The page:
Today for my blog post I will be interviewing Nancy Marchese. Nancy is a Board Certified Behaviour Analyst (BCBA) and Clinical Psychologist. She has completed her Master of Arts in Psychology with a specialization in Behaviour Analysis at the University of Nevada, Reno. Nancy has published research in the flagship Journal of Applied Behaviour Analysis (JABA) and has presented at both provincial and international conferences. Nancy has appeared as a guest on CBC News Toronto, CityTV, CP24, CHCH news, Daytime Toronto, Daytime York, In the Know, NewsTalk1010, and Hamilton Life as an authority on autism. She is the 2015 recipient of the “Excellence in the Contribution to Behaviour Analysis” award presented by the Ontario Association of the Behaviour Analysts (ONTABA). Nancy has been invited to share her expertise by conducting workshops for the Geneva Centre, Kerry’s Place, and Autism Ontario. Nancy is the executive director and founder of Breakthrough Autism, a private clinic offering intensive behavioural intervention treatment to customized programs for children and youth with autism.

MOM BEHIND THE LABEL: Can you describe what Intensive Behavioural Intervention (IBI) therapy is, and how it supports children and youth with autism?

NANCY: IBI or Comprehensive ABA are intensive programs in which children work on a range of goals at the same time (e.g., attending, communication, imitation, play, self-care skills) from 25 to 40 hours per week. This type of program uses a variety of different techniques based on the science of behavior analysis. For example, prompting, reinforcement, and modelling are ABA techniques that can help children learn. It’s important to keep in mind that since autism is a spectrum disorder not all kids need IBI or Comprehensive ABA. Some children with ASD need more intensive ABA whereas others can benefit from a Focused, less intensive, ABA program.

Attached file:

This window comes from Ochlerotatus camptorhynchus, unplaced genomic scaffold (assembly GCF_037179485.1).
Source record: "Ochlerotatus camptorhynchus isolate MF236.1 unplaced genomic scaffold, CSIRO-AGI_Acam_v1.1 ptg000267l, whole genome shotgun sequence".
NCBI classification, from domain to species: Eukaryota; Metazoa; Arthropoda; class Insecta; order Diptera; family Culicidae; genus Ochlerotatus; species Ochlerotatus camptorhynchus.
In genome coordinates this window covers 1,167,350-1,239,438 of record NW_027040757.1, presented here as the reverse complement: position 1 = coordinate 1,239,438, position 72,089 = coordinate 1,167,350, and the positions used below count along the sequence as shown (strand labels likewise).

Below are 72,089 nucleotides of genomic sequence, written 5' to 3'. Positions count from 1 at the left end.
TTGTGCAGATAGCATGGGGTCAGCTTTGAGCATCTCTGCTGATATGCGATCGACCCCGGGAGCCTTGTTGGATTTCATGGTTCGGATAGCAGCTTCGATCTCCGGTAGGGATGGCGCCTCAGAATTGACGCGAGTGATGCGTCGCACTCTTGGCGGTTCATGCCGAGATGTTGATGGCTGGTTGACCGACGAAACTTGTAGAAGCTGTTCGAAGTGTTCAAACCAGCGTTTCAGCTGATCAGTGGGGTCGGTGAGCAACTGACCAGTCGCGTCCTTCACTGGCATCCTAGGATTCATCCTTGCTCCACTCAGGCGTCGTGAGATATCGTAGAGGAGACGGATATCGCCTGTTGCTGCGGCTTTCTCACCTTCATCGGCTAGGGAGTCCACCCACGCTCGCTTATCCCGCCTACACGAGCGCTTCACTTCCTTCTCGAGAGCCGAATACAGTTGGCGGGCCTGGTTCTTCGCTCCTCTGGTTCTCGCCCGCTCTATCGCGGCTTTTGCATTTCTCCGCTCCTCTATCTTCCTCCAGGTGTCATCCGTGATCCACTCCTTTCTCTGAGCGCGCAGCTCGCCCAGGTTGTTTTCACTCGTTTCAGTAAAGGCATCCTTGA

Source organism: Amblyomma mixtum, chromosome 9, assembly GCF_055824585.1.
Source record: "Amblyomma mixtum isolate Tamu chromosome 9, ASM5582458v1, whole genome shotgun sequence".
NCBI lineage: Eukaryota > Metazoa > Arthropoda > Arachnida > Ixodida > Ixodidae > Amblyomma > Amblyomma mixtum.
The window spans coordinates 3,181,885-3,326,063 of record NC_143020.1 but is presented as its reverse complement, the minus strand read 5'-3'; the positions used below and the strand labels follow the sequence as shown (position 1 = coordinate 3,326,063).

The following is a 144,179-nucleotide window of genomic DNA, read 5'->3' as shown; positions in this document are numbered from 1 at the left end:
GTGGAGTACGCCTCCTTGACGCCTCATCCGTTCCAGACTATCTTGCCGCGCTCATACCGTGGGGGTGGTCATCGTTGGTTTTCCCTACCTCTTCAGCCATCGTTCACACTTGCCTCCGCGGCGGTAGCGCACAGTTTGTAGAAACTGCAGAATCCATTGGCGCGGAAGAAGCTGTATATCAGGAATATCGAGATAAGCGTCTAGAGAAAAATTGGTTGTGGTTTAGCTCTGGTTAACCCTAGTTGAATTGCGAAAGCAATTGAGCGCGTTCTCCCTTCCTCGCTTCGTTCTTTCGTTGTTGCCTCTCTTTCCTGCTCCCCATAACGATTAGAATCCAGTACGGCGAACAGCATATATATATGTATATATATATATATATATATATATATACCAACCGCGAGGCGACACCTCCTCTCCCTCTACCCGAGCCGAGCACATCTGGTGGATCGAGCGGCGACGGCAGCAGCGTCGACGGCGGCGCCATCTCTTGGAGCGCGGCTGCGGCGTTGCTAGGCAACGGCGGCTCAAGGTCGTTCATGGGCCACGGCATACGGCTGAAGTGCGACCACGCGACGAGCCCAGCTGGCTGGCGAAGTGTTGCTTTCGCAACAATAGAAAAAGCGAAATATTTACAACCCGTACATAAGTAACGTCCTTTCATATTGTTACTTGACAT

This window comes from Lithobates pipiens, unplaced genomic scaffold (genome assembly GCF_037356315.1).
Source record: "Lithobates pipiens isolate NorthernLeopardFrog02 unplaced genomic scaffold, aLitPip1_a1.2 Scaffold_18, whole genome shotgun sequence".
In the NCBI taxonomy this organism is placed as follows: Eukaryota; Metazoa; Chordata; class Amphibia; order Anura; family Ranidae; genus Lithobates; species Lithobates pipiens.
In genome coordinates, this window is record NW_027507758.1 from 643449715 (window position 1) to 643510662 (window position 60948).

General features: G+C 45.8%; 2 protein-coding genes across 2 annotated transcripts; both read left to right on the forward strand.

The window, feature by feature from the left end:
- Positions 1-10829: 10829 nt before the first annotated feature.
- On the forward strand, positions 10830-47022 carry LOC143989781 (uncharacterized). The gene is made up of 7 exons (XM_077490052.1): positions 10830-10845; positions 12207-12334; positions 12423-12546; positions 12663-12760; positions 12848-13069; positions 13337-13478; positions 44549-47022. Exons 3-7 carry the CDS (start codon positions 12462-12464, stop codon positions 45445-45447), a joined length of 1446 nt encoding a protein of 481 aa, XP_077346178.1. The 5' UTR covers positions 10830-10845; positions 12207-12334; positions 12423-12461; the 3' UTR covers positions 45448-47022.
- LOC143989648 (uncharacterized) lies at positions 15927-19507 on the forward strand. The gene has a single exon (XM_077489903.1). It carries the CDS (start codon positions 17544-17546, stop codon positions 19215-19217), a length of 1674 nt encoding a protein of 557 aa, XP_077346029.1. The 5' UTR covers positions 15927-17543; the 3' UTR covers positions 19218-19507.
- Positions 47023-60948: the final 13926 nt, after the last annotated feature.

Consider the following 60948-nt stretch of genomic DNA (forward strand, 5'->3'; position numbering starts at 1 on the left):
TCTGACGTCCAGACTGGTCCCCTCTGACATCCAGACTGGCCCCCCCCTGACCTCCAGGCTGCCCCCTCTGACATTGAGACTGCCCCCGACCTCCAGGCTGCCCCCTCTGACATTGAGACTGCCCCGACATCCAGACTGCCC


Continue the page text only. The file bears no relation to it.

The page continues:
MOM BEHIND THE LABEL: Our family has been part of the Breakthrough Autism Team for 3 years. My husband and I have seen huge progress in Bella’s communication, academics, and life skills. Can you describe how your centre-based programming supports the individualized needs of your clients?

NANCY: Customizing our programs to meet each child’s individualized needs is our first priority when any child starts at our centre. Our supervisory team has extensive expertise in behaviour analysis that allows us to carefully assess each child’s strengths and needs. Then, we work closely with each family to map out a customized treatment plan for their child. This treatment plan is based on our knowledge of the client, parent goals, and the science of behaviour analysis.

MOM BEHIND THE LABEL: Families who are currently receiving funding like ours are scared of what the Ford government is planning to do with the overhaul of the OAP. There are also many families who are on the OAP wait list, and not receiving any funding at all. On February 6th 2018, the Ford government announced that Ontario will be improving access to services and supports so that more families of children and youth with autism can receive services. To read more, click here.

The Ford government says that funding will not be cut, but redistributed. What does this mean for children with autism? Will all children with autism get what they need? Can you share your insight on this statement?

NANCY: This announcement means that funding will be distributed across children. This change doesn’t take into consideration that autism is a spectrum disorder and each child has different needs. Given that there is a fixed budget for this program, this means that some children may get too much funding while others will not get enough. That is, for some families, especially those who have children on the severe end of the spectrum, they will not be able to access IBI or Comprehensive ABA.

MOM BEHIND THE LABEL: You have always been a strong advocate for families who have children and youth with autism. Can you share your expertise on what the Ford government is not considering?